Life on six acres in a flood plain, with our home at one end, and a kennel full of 75 dogs at the other end, is quite an experience. As I continued to counsel, I also continued my efforts in maintaining a happy and sound home for our family. There were all types of challenges along the way, but the challenges that took place within me seemed to be the ones that ultimately required the most attention. Striking a balance with work, family, physical and mental health and some type of spiritual grounding proved to be increasingly more difficult. After some very difficult episodes, my wife wisely decided to end the marriage. It was a very upsetting realization to live through, but it was necessary. Although I was seemingly helping those I counseled at work, I was not heeding my own guidance and lost site of how to care for myself.

Hence simplejones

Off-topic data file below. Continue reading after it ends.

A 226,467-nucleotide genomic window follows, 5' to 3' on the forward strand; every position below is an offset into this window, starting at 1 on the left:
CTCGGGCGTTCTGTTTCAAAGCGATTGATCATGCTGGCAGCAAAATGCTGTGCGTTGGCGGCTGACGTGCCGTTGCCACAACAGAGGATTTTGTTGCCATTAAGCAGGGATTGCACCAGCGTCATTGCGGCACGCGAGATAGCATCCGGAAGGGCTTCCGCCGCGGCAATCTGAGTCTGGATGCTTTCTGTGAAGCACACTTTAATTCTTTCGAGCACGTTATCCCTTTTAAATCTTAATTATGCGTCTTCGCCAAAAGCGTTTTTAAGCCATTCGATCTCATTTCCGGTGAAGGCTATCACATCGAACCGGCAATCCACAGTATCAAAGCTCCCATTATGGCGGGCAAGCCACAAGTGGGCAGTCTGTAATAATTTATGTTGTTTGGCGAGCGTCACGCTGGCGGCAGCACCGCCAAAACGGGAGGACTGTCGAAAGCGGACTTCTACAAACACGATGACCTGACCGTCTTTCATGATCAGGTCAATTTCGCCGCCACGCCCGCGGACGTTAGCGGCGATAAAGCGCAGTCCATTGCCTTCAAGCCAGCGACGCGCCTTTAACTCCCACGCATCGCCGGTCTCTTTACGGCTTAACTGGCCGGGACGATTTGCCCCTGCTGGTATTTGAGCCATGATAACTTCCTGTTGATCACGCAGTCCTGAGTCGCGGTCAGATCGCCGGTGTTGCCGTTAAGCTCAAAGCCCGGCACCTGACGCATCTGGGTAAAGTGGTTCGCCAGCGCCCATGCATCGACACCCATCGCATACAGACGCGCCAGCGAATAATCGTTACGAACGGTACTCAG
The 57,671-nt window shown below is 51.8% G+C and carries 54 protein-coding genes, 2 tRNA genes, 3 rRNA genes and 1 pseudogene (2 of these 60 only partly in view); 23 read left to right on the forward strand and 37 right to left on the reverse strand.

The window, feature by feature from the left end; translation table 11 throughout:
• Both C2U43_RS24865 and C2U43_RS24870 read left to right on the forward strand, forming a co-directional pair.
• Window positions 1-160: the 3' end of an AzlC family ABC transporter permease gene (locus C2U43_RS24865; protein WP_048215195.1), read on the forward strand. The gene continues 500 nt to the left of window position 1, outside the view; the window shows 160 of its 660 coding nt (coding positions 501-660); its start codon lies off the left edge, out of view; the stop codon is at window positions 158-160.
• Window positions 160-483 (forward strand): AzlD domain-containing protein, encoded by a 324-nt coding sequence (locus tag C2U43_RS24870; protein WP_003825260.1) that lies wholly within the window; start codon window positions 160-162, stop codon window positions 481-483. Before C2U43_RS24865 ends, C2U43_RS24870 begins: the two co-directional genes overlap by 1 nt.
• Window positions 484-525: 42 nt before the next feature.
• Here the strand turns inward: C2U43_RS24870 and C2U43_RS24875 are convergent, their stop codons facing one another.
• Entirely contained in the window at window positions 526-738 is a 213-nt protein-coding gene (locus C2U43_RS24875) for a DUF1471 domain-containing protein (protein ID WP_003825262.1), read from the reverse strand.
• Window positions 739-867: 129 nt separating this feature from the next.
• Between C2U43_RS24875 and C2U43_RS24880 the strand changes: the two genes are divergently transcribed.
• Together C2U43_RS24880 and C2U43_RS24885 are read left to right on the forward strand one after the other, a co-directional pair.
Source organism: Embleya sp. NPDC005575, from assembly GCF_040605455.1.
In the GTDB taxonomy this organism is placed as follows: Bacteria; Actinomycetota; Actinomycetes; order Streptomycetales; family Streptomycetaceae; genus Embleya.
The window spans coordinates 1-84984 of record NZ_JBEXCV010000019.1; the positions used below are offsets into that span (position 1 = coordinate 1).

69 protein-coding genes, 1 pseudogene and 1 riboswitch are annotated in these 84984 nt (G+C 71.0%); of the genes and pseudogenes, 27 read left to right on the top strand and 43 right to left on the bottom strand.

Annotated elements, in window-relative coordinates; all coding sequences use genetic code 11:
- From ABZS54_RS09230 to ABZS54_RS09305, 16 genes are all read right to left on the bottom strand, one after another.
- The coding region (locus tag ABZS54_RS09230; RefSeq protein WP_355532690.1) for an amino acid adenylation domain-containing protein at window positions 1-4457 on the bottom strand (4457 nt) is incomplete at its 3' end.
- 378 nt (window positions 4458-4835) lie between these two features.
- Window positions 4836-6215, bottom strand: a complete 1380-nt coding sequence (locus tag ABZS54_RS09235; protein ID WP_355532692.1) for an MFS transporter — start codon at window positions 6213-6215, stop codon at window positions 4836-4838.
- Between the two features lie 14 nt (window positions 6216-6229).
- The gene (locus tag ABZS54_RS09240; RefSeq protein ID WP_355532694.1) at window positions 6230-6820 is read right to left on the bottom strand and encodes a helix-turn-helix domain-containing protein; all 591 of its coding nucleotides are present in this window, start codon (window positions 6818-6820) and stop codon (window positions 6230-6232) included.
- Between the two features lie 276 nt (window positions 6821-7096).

I experienced a very difficult situation in June of 2018. The experience left me pondering how I should continue in the realm of helping others. Or, should I continue at all? I believe the answer is yes…I should continue helping. But, perhaps I need to slowly shift my focus. When I contemplated how I should move forward, I noticed that I was growing somewhat frustrated by the stories I was hearing from my clients. What I realized is that many of them were suffering from issues that most likely began during their formative and teen aged years. More specifically, I noticed that my male clients, aged 25-50ish were all dealing with similar difficulties. It was then that I decided to expand my focus to younger males. Do be more specific, I want to improve my ability to help younger people who face modern issues. These include, relationships, social media, anxiety, climate change, political discourse, student loan debt and other contemporary issues.

So, that’s where things stand as of today. I hope this gives you some insight into the person I was, the person I am, and the person I hope to be.

Keep it simple!